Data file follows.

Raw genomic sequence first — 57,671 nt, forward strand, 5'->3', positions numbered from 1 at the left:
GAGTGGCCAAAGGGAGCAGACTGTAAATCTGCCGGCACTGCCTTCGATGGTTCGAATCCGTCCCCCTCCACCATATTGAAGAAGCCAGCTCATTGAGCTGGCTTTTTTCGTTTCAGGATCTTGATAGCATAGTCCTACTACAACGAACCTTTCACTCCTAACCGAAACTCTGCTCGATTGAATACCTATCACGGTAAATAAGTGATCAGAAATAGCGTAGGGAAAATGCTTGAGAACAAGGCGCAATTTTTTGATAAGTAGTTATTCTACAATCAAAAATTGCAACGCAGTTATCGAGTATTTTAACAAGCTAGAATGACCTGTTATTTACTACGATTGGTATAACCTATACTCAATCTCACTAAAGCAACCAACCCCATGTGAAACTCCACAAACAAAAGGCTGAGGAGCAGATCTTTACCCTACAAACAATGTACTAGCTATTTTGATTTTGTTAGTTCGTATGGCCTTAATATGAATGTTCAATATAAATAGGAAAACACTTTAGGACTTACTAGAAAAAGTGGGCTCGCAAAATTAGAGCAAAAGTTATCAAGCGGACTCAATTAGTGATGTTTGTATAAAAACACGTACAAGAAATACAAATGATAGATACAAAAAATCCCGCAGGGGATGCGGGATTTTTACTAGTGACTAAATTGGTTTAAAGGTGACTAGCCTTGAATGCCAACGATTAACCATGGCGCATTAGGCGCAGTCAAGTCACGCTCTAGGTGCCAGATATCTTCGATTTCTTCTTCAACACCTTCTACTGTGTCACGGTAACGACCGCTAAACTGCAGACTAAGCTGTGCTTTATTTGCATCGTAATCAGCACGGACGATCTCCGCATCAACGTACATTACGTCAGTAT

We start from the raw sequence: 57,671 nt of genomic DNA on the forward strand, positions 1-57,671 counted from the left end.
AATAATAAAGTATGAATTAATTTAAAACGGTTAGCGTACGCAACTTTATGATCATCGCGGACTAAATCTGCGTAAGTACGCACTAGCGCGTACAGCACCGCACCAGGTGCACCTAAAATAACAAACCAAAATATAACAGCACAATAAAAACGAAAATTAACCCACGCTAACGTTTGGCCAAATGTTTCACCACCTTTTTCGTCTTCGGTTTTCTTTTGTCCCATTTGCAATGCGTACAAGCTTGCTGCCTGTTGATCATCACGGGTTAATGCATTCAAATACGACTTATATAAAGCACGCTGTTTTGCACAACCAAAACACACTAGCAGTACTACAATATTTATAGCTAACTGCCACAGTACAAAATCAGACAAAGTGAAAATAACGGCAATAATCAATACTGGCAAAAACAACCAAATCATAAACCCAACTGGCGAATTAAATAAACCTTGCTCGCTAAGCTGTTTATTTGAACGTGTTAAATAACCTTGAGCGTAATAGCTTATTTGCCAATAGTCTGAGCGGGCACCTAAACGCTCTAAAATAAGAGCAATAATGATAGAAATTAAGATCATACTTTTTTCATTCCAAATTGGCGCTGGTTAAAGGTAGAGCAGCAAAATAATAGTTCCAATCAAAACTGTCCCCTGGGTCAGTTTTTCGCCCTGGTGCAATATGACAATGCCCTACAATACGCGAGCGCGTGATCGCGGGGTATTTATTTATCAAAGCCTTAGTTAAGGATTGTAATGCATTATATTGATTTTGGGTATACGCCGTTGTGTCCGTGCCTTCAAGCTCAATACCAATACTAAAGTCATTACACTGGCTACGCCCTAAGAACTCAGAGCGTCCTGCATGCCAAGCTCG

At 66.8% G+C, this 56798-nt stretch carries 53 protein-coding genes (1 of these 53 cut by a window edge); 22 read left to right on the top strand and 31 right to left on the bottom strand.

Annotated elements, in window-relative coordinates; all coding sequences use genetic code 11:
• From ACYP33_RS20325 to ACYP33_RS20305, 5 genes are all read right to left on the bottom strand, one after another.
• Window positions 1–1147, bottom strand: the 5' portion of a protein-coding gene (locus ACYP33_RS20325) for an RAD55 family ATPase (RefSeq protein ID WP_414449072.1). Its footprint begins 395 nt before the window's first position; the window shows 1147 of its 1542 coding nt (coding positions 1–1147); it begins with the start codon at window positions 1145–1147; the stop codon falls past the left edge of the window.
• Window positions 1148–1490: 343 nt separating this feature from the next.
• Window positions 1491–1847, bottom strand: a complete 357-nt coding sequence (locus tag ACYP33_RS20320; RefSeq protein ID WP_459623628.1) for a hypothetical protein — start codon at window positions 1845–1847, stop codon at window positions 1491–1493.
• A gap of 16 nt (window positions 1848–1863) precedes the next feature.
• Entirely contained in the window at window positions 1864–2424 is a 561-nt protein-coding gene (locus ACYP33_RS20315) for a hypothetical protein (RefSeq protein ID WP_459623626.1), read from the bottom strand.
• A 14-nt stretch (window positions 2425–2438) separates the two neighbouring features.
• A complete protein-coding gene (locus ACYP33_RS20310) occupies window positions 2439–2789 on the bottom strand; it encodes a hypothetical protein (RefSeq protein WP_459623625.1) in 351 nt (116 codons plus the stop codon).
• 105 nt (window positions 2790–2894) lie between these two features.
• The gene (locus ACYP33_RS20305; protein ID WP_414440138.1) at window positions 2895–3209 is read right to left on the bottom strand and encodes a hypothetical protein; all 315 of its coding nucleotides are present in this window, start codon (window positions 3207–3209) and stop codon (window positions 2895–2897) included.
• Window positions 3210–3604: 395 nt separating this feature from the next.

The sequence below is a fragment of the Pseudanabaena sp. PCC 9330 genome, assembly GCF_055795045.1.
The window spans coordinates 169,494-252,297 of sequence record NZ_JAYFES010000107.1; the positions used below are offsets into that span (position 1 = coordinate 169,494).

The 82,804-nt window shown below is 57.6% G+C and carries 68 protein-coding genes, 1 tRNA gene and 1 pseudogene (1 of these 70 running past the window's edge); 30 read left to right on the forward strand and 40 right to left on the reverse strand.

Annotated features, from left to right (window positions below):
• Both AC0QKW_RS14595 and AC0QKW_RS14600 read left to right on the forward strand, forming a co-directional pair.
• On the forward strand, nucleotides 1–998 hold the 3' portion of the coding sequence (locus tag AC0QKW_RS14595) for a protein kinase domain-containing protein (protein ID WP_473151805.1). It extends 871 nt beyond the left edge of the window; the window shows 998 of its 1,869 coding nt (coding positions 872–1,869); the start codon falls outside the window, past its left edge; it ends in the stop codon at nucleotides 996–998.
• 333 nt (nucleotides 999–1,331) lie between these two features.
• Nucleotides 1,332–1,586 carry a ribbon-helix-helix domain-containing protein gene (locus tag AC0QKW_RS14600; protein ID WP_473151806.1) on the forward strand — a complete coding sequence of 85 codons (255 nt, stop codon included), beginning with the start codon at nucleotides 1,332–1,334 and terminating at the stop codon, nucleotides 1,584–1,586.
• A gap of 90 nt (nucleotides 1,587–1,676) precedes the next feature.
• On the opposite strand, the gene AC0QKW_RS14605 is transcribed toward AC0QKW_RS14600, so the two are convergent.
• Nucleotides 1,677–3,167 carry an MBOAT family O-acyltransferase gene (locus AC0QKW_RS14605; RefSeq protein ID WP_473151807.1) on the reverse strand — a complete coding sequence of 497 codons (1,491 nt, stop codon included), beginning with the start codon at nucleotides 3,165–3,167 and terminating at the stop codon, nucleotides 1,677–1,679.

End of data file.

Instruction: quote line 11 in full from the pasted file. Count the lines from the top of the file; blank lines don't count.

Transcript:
• A gap of 16 nt (window positions 1848–1863) precedes the next feature.